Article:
Further away from the centre at Dalbraut, you will find the artisan Jóhannes in his store, Icelandic Knives. These knives are handmade with the finest steel and unique shafts of wood or bone. The specialized Icelandic Hunting Knife is a firm favourite amongst buyers.



Aðalstræti is Reykjavík’s oldest street where Iceland’s settler, Ingólfur Arnarson, built his farm after 874. This may be a short street but it is not short of vibrancy.  Beside Ingólfstorg square, Aðalstræti hosts restaurants, a museum, a perfume shop and a hotel or two. Further up the stree, in Vesturgata, is Kirsuberjatréð, where the original 19th century shelves are filled with colourful and lively clothes, accessories, utensils and decorative pieces for the home. Everything is handmade by the ten women who run this well- known co-operative of artists.
The City Library with the Reykjavik Photographic Museum is only 50 meters away towards the old harbour area, next to the Reykjavik Art Museum.


Iceland and its weather can be challenging for any ardent shopper. The city centre is a delightful place to shop but when the weather is unfriendly, being indoors is more appealing. There are several shopping centres in the Reykjavik and the Kopavogur that provide warmth and comfort for your buying experience. If you are interested in international brands, the shopping centres KringlanSmáralind and the new downtown shopping area Hafnarborg are the places to visit.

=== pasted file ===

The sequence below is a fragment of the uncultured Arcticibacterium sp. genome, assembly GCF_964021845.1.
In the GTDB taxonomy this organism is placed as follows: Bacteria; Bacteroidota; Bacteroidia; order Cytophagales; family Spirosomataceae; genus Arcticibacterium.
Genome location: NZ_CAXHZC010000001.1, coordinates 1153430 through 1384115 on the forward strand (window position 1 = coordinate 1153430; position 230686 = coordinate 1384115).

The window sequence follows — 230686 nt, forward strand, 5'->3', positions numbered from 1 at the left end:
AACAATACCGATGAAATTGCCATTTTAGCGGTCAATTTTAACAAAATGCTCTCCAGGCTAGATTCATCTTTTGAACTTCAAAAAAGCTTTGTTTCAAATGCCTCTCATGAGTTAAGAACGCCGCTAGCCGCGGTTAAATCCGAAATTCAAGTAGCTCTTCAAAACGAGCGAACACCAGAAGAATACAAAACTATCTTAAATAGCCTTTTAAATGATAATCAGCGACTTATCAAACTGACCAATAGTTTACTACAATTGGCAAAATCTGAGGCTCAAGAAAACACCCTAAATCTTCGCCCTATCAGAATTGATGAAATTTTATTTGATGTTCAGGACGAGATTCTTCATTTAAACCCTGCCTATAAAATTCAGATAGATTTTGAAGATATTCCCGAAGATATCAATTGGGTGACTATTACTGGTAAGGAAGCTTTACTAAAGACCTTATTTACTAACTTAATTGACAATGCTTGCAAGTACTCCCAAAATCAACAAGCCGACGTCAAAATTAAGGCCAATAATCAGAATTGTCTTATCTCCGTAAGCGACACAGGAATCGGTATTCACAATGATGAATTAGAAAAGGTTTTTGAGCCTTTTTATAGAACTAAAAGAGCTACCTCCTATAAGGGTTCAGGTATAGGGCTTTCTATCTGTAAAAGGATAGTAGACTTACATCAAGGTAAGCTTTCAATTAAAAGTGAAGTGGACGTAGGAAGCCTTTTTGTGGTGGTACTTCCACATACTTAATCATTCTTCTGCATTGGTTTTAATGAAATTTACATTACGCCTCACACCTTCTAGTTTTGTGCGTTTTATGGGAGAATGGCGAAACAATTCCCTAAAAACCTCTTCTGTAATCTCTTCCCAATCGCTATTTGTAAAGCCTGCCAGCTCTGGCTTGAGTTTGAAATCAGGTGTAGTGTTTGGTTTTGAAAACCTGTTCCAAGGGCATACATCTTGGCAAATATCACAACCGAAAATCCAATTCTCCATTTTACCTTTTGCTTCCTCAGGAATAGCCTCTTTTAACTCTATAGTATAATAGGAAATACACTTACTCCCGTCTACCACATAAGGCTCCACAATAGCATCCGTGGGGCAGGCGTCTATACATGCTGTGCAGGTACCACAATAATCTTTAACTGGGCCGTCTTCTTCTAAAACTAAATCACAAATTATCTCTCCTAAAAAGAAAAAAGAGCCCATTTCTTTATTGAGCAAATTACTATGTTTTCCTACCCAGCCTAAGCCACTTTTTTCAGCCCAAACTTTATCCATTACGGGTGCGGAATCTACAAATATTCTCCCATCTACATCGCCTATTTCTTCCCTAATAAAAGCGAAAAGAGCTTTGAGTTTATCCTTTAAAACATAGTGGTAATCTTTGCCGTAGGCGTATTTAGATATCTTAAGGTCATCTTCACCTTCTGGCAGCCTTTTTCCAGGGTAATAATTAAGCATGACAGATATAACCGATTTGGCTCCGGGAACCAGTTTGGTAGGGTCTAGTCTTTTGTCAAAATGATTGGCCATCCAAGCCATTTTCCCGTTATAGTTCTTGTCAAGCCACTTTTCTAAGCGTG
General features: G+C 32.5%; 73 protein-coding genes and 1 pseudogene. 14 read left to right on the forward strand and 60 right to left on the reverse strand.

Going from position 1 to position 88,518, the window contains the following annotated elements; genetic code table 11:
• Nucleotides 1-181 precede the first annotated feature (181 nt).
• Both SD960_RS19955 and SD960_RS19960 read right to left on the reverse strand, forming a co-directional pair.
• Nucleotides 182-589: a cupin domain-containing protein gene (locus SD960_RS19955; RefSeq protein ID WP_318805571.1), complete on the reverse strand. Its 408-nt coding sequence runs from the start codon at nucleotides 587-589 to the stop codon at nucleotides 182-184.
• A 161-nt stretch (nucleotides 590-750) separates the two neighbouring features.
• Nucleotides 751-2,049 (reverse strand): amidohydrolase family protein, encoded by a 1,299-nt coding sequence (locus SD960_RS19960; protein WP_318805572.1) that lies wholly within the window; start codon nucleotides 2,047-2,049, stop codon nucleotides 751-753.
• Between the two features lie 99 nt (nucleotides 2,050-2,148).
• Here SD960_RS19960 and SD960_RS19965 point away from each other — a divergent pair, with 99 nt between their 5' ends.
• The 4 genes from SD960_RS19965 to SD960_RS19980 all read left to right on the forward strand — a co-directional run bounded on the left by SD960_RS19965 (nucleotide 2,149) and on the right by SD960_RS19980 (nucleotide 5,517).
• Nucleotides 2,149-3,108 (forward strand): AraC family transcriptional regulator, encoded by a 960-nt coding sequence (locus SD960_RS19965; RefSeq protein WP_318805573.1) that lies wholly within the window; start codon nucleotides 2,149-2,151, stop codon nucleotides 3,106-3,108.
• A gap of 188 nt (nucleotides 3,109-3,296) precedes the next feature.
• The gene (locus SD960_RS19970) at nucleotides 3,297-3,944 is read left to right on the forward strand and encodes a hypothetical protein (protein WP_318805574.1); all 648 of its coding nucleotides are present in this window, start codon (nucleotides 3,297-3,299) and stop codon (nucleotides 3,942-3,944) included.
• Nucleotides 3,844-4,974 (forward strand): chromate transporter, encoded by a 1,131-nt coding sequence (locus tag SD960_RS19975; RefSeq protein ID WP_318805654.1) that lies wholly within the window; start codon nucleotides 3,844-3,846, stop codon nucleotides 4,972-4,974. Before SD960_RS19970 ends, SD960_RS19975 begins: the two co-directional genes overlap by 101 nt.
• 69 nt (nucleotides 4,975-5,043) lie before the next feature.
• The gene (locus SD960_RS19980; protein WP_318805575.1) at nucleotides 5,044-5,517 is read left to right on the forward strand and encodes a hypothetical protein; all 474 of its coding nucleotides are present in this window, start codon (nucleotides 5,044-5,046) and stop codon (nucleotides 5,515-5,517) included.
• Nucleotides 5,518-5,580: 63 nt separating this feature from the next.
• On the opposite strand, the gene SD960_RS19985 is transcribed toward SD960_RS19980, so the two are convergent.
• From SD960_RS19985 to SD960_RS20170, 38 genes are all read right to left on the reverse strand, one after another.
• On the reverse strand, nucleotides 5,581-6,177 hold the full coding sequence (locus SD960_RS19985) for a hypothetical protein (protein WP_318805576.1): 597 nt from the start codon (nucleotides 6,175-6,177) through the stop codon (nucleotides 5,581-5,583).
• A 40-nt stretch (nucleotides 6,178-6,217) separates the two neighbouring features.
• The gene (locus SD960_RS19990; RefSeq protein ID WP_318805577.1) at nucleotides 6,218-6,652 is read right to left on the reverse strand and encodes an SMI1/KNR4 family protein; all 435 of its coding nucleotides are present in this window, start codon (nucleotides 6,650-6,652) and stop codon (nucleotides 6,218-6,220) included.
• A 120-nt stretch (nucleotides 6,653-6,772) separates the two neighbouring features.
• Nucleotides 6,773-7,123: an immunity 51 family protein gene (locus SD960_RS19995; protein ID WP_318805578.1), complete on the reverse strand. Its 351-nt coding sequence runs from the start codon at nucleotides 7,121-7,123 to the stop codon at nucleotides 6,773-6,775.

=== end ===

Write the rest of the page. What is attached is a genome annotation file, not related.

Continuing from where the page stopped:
Kringlan Shopping Centre in Reykjavík is located a 10-minute drive from the city centre. Over 170 shops offer an excellent variety of fashion, jewellery, arts and handicraft as well as restaurants and coffee houses, a bar, various services and a cinema.



Smáralind Shopping Centre has around 90 stores and is located in Kópavogur, a 15-minute drive from the centre of Reykjavik. You will find a large variety of clothing stores, several speciality stores, restaurants and coffee houses as well as Iceland’s largest cinema.



Hafnarborg or “the harbour Square” is the newest shopping area and is located downtown, near Harpa Concert Hall. Therefore, this is the most accessible shopping area for the ones who want to go shopping without leaving downtown.

There you will find stores like H&M, COS, The ROLEX store MICHELSEN, GK and COLLECTION where you find wellknow clothing brands